Government Shutdown Delays Launch of New Tech Products

It’s day 21 of the US government shutdown, and the tech industry is starting to feel the heat.

 

Tech lovers may see fewer cutting-edge gadgets hitting the market in the next few months.

That’s because the Federal Communications Commission, the Food and Drug Administration and other US agencies that certify the safety of consumer-electronics devices are closed due to the government shutdown, now in its 21st day.

And if the government doesn’t reopen soon, the shutdown could also affect the rollout of the next generation of wireless networks, built around 5G technology that promises to make them significantly faster and more responsive.

Trade group the Telecommunications Industry Association, which represents makers of telecom gear, said Friday that the shutdown is slowing the introduction of new connected devices that need certification from the FCC and that the closure could ultimately hamper 5G deployments.

The shutdown “comes at a vital moment when the US is competing to stay ahead of the world in the race to 5G,” said TIA Government Affairs SVP Cinnamon Rogers. If companies can’t get their required FCC thumbs-up, there’ll be a “serious and negative impact on the approval of new connected devices that are designed to enable both 5G deployment and the full ecosystem of next generation technologies that 5G will support,” he added in a statement.

The partial shutdown, which began Dec. 22 after the House of Representatives and Senate failed to come to agreement on President Donald Trump’s demand for $5 billion to fund work on a border wall, doesn’t look to be ending anytime soon. Neither congressional Democrats nor Trump show signs of caving to the other’s demands.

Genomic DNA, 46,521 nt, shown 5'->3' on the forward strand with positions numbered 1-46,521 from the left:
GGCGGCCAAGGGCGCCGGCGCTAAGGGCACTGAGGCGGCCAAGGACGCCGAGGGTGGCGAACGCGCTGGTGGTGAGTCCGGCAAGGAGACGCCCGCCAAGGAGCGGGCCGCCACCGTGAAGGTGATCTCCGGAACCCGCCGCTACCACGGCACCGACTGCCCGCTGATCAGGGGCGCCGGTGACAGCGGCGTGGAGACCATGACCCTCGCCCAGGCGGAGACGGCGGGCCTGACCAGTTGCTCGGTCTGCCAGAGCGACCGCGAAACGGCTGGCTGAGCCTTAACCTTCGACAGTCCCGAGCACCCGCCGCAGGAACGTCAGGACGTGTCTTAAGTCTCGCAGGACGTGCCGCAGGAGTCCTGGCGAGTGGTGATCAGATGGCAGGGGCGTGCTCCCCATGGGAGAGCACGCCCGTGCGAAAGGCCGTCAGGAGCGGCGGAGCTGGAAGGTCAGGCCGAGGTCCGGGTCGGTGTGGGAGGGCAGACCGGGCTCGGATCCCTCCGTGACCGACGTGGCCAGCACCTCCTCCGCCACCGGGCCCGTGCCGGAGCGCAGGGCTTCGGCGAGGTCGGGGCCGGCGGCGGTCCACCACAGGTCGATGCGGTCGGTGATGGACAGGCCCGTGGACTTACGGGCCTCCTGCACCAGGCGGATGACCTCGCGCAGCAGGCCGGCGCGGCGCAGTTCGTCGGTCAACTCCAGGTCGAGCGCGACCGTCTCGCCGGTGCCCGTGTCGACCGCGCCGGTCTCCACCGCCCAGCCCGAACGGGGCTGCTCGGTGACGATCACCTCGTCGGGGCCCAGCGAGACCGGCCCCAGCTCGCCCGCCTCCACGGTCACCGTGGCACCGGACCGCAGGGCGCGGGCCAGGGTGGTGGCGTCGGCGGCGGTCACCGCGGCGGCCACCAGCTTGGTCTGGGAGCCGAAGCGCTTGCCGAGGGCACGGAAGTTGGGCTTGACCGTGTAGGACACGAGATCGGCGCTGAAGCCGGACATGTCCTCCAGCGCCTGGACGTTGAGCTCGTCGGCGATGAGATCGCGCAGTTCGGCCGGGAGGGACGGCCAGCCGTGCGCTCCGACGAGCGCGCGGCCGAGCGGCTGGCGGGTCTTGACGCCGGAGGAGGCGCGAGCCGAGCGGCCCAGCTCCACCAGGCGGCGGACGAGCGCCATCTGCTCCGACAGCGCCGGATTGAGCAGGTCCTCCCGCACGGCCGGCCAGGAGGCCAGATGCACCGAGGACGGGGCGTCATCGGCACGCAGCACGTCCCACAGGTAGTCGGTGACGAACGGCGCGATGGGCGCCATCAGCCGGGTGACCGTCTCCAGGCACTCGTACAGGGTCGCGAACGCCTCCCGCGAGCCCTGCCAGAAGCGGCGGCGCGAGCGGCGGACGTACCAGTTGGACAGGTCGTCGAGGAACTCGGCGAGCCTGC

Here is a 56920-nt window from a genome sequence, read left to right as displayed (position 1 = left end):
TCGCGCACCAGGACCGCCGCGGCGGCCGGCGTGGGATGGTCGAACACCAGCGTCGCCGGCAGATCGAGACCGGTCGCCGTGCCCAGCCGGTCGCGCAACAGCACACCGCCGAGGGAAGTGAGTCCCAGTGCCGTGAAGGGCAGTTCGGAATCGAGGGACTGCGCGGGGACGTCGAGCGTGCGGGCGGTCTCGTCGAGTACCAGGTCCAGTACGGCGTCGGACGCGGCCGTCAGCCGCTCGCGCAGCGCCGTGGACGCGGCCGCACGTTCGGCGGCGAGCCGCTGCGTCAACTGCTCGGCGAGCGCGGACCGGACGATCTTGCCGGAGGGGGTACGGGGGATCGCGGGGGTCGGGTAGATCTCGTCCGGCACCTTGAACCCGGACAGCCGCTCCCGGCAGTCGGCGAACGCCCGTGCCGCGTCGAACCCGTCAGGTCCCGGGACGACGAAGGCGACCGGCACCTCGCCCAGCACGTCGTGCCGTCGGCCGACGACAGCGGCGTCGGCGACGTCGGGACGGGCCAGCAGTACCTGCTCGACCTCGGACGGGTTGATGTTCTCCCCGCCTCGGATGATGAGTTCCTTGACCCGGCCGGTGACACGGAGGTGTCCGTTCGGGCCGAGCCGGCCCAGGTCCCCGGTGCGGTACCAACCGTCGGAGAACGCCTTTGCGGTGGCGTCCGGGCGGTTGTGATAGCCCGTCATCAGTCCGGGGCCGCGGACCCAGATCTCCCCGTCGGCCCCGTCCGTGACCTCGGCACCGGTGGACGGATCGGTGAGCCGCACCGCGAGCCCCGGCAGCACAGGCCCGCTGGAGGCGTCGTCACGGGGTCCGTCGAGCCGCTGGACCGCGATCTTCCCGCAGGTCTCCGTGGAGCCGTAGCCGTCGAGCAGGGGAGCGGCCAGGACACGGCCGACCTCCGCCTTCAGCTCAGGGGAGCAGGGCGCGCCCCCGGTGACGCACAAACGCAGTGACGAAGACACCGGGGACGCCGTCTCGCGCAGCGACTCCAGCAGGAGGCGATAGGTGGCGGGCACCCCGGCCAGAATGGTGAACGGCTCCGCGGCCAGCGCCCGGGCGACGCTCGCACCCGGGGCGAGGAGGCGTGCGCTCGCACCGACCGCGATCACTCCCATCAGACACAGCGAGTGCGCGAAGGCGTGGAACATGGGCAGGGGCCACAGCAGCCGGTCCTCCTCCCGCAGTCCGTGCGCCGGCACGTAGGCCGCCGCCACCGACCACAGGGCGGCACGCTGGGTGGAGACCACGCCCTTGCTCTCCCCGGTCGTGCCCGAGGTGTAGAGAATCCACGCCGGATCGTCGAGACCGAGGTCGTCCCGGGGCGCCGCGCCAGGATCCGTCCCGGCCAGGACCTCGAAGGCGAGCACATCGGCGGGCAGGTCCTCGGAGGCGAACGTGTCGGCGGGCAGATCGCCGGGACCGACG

The impasse is having real economic consequences for 800,000 federal workers, who on Friday didn’t receive their first paycheck since the shutdown started. But the ripple effects are now starting to be felt more widely, including in the tech industry, where some device makers are being forced to put product launches on hold.

What’s being hit by the shutdown

The FCC officially ceased most operations Jan. 3 but kept some going, such as work on the 5G spectrum auction currently underway. But the agency furloughed more than 80 percent of its staff and shuttered several databases used by certification bodies authorized to work with product developers and labs.

The FCC requires most new devices that emit radio frequency energy to be certified to ensure that the energy doesn’t harm humans or interfere with other products or services that use radio spectrum. Almost all the actual testing is outsourced to FCC-authorized companies or Telecommunications Certification Bodies. For many products, though, the FCC must provide the final sign-off.

When the agency detailed its plans for the shutdown, it spelled out that these third parties wouldn’t “be able to upload applications for equipment authorization or issue grants of certification,” because they’d lack access to the necessary database.

“Any product with a transmitter in it is not getting certified until the shutdown ends,” said Ron Quirk, an attorney heading up the IoT practice for Marashlian & Donahue PLLC. “And if it’s not been certified by the FCC, manufacturers and equipment suppliers can’t sell it, or even market it, in the US.”

What kinds of products are we talking about? Think new phones, tablets, Wi-Fi routers and a host of internet-of-things gadgets, like the net-connected ball that watches your pets, the connected sensors for your home water system to combat leaks and waste, or the $400 internet-connected juicer.

And it’s not just FCC-certified devices. The shutdown could also impact some consumer-electronics products that’re considered medical devices and thus need approval from the FDA. That includes health care devices shown off at CES 2019 in Las Vegas this week: things like DIY sonograms, watches that measure your blood pressure, or vests that alert patients they’re in heart failure.

It’s unclear how many consumer-electronics products may be affected by the closure, since it’s hard to know where specific companies and devices were in the approval process when the shutdown started. Neither the FCC nor the FDA returned calls seeking comment.

But the list of new IoT devices needing FCC approval alone could be in the thousands, considering the number of new gadgets expected to flood the market over the next few years. In 2017, there were 8.4 billion connected devices. The volume should hit 20.4 billion by 2020, according to analyst firm Gartner.

FCC Commissioner Jessica Rosenworcel took to Twitter to comment on the sweeping effects of the shutdown on equipment makers.